Like the rest of the world in 2020, our project was affected by the COVID-19 pandemic. We had to make many adaptations. Even so, we achieved a lot. These are some of the year’s highlights, drawn from a recent report by Project Director Jessie Forsyth.

Tevele community health centre, constructed by the project
  • Construction of all new health infrastructure was completed, including the construction of four rural maternities and three maternity waiting homes in district capitals, each with its own solar electrification system.
  • Our work with 20 partner communities is ongoing and overall participation and women’s leadership remain strong.
  • Community engagement activities continue to galvanize change. Through health committees, we continue to hear reports of positive interactions with community members when advised to seek prenatal care or to travel to a health facility for delivery, some of whom would not have otherwise done so, especially during COVID-19.
  • Communities began establishing youth committees as part of a strategy for increasing youth involvement.
  • Our Community Support Workers and health committees carried out adapted community-building sessions in support of increased well-being across our 20 partner communities, including monitoring of existing microprojects and preparation and training for new microprojects. Each session incorporated material on COVID-19 prevention and response and involved smaller groups of people to ensure social distancing was observed. They also  contributed to the district-level COVID-19 epidemiological surveillance teams by supporting community members identified as at risk due to recent travel, contact tracing, providing prevention and quarantine education, and sharing information about at-risk community members unknown to the district.
New flour mill microproject
  • Seven new microprojects (all flour-grinders) were established.  Microproject planning, procurement, and establishment ran very well, followed by technical and administration training for microproject teams. Participation in microprojects is ahead of target in the seven new and three planned microprojects.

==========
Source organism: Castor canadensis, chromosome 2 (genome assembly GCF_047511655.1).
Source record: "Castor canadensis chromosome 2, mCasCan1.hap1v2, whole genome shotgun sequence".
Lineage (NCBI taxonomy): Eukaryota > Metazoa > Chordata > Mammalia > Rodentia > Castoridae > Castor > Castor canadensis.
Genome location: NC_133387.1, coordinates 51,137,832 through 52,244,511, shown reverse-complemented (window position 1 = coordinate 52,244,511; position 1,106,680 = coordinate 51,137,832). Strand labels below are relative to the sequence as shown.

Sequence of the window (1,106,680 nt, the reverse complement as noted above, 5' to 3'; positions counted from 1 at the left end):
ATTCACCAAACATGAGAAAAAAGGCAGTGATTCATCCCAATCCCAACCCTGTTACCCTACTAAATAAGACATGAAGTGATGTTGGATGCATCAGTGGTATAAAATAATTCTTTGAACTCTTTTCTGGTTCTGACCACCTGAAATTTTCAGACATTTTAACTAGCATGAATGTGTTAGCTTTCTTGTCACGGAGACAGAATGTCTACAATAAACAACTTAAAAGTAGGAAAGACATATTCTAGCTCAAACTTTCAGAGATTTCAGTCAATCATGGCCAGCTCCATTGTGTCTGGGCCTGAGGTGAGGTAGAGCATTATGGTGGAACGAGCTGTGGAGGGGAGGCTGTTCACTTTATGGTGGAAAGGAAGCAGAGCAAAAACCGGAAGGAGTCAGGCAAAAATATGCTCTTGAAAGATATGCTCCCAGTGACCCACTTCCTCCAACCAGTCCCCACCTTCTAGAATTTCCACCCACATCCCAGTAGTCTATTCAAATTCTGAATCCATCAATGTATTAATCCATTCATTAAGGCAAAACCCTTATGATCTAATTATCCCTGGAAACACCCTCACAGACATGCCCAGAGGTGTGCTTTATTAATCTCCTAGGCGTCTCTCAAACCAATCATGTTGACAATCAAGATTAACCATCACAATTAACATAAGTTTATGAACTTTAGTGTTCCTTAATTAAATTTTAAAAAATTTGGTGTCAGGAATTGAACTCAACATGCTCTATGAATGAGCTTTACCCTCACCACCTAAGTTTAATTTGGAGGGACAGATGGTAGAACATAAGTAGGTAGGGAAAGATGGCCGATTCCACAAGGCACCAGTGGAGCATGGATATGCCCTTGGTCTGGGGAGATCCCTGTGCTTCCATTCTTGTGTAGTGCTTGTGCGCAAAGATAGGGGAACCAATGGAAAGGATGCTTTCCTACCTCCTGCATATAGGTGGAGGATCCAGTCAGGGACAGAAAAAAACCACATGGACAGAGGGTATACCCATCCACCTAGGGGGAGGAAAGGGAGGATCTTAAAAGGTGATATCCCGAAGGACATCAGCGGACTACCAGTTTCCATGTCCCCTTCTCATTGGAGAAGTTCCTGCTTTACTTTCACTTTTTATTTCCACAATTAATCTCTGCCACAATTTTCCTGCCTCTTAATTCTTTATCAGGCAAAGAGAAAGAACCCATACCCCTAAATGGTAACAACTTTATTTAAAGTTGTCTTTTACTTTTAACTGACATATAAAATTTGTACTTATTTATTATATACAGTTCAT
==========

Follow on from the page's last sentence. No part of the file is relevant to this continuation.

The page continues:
• We developed teaching tools from the Maternal Experience Study and used them effectively in continuing education sessions for health workers working with adolescents.
  • Community-based maternal and sexual health sessions were ongoing, although in smaller numbers than in previous years. Each education session incorporated content on COVID-19 prevention and impact mitigation, especially in relation to maternal and newborn health. Sessions took place within health committees, as well as in community markets, at water sources (boreholes/water pumps), and in neighbourhoods as part of the health committee’s information dissemination activities.
  • On-site management sessions focussed on preparing the next round of priority protocols, this time emphasizing pre-/eclampsia and birthing plans.
  • Continuing education for health system practitioners was ongoing, although adapted for COVID-19. All sessions incorporated education on COVID-19 prevention and response. The gender and health sessions and continuing education reflection sessions in particular were developed as part of the project’s work of deepening understanding of impact among beneficiaries while reinforcing key teaching/learning regarding gender equality as a determinant of health. All sessions reinforced adolescent involvement in sexual and reproductive health services and strategies for strengthening adolescent engagement in project interventions.